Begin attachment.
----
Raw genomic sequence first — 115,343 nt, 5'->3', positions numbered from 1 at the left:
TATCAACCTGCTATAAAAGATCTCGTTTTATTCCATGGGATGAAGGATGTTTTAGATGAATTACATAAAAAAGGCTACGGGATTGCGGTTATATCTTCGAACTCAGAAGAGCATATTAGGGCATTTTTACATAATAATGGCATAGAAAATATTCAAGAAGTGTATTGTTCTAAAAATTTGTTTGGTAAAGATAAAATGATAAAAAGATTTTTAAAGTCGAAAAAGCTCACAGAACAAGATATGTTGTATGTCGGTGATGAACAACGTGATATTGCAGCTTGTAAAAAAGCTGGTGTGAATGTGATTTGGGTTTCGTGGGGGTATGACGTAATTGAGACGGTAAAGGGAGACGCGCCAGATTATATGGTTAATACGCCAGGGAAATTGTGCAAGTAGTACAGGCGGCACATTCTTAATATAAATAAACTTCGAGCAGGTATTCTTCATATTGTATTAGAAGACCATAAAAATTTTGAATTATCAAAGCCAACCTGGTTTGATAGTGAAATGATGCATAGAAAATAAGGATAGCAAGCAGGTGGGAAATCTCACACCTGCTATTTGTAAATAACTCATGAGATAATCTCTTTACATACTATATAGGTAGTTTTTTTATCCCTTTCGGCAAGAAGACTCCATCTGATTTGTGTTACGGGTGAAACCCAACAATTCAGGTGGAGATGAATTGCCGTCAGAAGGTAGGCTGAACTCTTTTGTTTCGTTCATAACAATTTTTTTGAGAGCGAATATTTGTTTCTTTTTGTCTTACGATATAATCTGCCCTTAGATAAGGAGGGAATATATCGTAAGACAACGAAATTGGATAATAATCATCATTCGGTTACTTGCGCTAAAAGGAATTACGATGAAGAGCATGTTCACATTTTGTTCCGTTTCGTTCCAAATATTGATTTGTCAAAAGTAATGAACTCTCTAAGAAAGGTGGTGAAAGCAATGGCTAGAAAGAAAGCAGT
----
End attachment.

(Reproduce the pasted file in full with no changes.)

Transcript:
Raw genomic sequence first — 115,343 nt, 5'->3', positions numbered from 1 at the left:
TATCAACCTGCTATAAAAGATCTCGTTTTATTCCATGGGATGAAGGATGTTTTAGATGAATTACATAAAAAAGGCTACGGGATTGCGGTTATATCTTCGAACTCAGAAGAGCATATTAGGGCATTTTTACATAATAATGGCATAGAAAATATTCAAGAAGTGTATTGTTCTAAAAATTTGTTTGGTAAAGATAAAATGATAAAAAGATTTTTAAAGTCGAAAAAGCTCACAGAACAAGATATGTTGTATGTCGGTGATGAACAACGTGATATTGCAGCTTGTAAAAAAGCTGGTGTGAATGTGATTTGGGTTTCGTGGGGGTATGACGTAATTGAGACGGTAAAGGGAGACGCGCCAGATTATATGGTTAATACGCCAGGGAAATTGTGCAAGTAGTACAGGCGGCACATTCTTAATATAAATAAACTTCGAGCAGGTATTCTTCATATTGTATTAGAAGACCATAAAAATTTTGAATTATCAAAGCCAACCTGGTTTGATAGTGAAATGATGCATAGAAAATAAGGATAGCAAGCAGGTGGGAAATCTCACACCTGCTATTTGTAAATAACTCATGAGATAATCTCTTTACATACTATATAGGTAGTTTTTTTATCCCTTTCGGCAAGAAGACTCCATCTGATTTGTGTTACGGGTGAAACCCAACAATTCAGGTGGAGATGAATTGCCGTCAGAAGGTAGGCTGAACTCTTTTGTTTCGTTCATAACAATTTTTTTGAGAGCGAATATTTGTTTCTTTTTGTCTTACGATATAATCTGCCCTTAGATAAGGAGGGAATATATCGTAAGACAACGAAATTGGATAATAATCATCATTCGGTTACTTGCGCTAAAAGGAATTACGATGAAGAGCATGTTCACATTTTGTTCCGTTTCGTTCCAAATATTGATTTGTCAAAAGTAATGAACTCTCTAAGAAAGGTGGTGAAAGCAATGGCTAGAAAGAAAGCAGT